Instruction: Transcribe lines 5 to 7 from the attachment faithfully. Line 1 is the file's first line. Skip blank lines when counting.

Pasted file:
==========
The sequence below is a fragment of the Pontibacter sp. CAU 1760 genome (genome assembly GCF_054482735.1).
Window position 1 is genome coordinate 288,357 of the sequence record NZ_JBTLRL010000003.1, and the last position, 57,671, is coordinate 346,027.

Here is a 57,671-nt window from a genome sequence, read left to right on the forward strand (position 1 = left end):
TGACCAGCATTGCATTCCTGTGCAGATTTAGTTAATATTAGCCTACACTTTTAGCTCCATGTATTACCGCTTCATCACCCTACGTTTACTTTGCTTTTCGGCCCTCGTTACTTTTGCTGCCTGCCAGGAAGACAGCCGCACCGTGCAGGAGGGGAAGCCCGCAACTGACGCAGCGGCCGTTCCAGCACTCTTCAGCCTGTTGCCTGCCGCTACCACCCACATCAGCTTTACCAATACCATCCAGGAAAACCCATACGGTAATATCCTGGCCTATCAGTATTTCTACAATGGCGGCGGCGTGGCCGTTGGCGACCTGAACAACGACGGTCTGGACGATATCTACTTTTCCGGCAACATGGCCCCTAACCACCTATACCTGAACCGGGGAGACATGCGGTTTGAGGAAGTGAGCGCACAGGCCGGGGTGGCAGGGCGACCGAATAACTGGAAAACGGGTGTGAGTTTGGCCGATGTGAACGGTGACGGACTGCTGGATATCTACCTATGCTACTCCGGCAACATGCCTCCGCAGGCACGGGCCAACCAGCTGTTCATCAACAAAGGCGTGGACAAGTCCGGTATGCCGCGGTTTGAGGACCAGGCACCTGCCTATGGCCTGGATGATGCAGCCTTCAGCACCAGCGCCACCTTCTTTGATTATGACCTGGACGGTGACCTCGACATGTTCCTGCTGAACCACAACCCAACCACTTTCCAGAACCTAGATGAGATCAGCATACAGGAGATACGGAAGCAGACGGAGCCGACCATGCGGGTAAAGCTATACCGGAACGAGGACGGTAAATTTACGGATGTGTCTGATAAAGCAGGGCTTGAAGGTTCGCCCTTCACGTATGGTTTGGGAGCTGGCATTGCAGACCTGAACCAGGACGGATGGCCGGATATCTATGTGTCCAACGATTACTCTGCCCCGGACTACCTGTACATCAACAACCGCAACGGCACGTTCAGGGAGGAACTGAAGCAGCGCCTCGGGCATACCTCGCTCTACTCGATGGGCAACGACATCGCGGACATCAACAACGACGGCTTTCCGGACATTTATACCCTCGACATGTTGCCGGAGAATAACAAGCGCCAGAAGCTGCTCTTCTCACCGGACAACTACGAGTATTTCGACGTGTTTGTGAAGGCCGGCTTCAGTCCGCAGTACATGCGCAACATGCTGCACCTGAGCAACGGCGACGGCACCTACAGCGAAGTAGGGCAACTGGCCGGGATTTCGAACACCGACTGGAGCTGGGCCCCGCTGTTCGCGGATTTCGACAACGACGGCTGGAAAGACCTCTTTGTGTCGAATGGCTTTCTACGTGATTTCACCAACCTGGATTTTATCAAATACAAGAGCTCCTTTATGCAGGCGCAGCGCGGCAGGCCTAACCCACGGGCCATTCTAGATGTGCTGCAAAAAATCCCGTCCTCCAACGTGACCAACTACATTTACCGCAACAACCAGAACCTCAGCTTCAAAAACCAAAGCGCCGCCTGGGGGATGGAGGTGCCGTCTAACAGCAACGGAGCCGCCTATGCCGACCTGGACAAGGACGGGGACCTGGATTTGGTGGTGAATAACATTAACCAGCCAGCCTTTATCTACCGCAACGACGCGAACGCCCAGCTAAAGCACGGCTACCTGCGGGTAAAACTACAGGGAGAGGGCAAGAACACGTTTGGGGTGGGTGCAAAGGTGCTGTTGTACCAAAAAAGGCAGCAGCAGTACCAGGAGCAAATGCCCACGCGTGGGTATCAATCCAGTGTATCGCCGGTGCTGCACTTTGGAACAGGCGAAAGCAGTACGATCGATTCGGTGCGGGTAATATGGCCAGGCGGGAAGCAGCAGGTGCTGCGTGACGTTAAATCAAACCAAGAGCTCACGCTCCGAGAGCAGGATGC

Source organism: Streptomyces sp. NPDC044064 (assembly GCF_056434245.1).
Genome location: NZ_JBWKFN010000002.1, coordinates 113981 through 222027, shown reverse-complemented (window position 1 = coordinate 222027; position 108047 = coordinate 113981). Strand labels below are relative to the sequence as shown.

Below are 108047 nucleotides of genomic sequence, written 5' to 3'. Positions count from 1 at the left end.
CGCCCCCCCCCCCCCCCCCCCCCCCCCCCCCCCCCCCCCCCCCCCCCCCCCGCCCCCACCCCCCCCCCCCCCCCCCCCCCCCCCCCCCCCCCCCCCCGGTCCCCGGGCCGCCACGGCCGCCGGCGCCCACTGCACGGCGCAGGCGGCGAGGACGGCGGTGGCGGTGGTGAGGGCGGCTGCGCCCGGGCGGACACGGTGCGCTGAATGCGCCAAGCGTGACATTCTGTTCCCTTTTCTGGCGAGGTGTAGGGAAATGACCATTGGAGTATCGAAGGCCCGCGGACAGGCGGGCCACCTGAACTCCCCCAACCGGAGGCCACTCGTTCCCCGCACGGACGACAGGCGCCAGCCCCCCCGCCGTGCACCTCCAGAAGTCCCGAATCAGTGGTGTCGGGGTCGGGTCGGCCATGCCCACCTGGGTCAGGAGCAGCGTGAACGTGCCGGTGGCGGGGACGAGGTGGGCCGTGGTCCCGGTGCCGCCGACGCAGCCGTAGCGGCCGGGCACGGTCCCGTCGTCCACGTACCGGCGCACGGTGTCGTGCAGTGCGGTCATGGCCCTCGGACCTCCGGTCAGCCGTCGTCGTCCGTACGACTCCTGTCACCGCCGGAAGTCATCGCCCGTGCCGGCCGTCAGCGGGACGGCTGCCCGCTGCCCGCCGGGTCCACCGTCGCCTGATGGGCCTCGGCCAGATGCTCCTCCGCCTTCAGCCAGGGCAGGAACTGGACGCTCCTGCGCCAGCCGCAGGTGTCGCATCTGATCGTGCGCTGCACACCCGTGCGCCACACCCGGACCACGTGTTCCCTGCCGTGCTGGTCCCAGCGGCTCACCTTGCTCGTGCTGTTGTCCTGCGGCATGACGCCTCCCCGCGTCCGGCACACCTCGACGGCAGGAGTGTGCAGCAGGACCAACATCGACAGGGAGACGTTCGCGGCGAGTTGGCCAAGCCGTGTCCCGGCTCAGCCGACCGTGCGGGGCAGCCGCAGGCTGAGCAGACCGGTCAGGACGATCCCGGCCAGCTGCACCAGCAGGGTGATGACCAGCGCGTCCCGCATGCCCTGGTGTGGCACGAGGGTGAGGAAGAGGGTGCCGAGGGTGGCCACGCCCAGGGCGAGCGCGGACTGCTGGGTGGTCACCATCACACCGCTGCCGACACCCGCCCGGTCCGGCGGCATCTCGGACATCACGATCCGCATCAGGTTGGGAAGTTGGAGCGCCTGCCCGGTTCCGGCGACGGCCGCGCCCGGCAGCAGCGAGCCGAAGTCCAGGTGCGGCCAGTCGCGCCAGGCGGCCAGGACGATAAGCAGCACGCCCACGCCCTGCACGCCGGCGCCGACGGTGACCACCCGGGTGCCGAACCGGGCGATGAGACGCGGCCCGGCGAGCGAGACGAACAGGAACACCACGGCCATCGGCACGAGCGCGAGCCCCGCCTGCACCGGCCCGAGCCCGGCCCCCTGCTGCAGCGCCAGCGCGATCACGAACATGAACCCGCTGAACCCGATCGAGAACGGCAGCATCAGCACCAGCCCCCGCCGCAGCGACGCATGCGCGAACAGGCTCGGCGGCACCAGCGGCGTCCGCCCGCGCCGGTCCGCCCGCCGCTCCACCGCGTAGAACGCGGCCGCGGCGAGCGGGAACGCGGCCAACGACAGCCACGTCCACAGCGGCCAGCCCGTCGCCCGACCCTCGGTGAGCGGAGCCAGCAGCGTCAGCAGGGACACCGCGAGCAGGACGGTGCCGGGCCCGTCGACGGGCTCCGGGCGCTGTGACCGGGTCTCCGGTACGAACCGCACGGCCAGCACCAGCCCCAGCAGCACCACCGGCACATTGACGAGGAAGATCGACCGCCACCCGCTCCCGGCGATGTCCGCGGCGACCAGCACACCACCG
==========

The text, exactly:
Source organism: Streptomyces sp. NPDC044064 (assembly GCF_056434245.1).
Genome location: NZ_JBWKFN010000002.1, coordinates 113981 through 222027, shown reverse-complemented (window position 1 = coordinate 222027; position 108047 = coordinate 113981). Strand labels below are relative to the sequence as shown.

Below are 108047 nucleotides of genomic sequence, written 5' to 3'. Positions count from 1 at the left end.